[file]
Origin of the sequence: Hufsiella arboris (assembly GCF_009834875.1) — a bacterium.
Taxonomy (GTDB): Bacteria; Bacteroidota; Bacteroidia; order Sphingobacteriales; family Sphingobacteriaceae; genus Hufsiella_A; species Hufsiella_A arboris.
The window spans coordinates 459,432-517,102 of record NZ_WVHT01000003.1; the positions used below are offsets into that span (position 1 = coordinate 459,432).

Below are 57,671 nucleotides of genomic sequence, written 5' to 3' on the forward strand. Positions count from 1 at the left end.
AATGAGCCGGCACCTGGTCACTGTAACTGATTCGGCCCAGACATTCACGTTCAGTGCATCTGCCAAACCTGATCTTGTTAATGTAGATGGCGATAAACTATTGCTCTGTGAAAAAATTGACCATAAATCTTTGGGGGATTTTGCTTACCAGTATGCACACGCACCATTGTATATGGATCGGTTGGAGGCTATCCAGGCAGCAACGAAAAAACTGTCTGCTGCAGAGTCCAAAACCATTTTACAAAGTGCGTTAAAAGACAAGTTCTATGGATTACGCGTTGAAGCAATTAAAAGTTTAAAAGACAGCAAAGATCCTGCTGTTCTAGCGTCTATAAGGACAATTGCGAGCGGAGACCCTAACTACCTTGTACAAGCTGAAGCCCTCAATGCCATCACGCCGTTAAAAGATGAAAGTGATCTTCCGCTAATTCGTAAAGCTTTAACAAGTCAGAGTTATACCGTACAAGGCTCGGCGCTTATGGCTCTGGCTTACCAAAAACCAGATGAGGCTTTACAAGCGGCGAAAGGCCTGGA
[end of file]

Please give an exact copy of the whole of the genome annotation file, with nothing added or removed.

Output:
Origin of the sequence: Hufsiella arboris (assembly GCF_009834875.1) — a bacterium.
Taxonomy (GTDB): Bacteria; Bacteroidota; Bacteroidia; order Sphingobacteriales; family Sphingobacteriaceae; genus Hufsiella_A; species Hufsiella_A arboris.
The window spans coordinates 459,432-517,102 of record NZ_WVHT01000003.1; the positions used below are offsets into that span (position 1 = coordinate 459,432).

Below are 57,671 nucleotides of genomic sequence, written 5' to 3' on the forward strand. Positions count from 1 at the left end.
AATGAGCCGGCACCTGGTCACTGTAACTGATTCGGCCCAGACATTCACGTTCAGTGCATCTGCCAAACCTGATCTTGTTAATGTAGATGGCGATAAACTATTGCTCTGTGAAAAAATTGACCATAAATCTTTGGGGGATTTTGCTTACCAGTATGCACACGCACCATTGTATATGGATCGGTTGGAGGCTATCCAGGCAGCAACGAAAAAACTGTCTGCTGCAGAGTCCAAAACCATTTTACAAAGTGCGTTAAAAGACAAGTTCTATGGATTACGCGTTGAAGCAATTAAAAGTTTAAAAGACAGCAAAGATCCTGCTGTTCTAGCGTCTATAAGGACAATTGCGAGCGGAGACCCTAACTACCTTGTACAAGCTGAAGCCCTCAATGCCATCACGCCGTTAAAAGATGAAAGTGATCTTCCGCTAATTCGTAAAGCTTTAACAAGTCAGAGTTATACCGTACAAGGCTCGGCGCTTATGGCTCTGGCTTACCAAAAACCAGATGAGGCTTTACAAGCGGCGAAAGGCCTGGA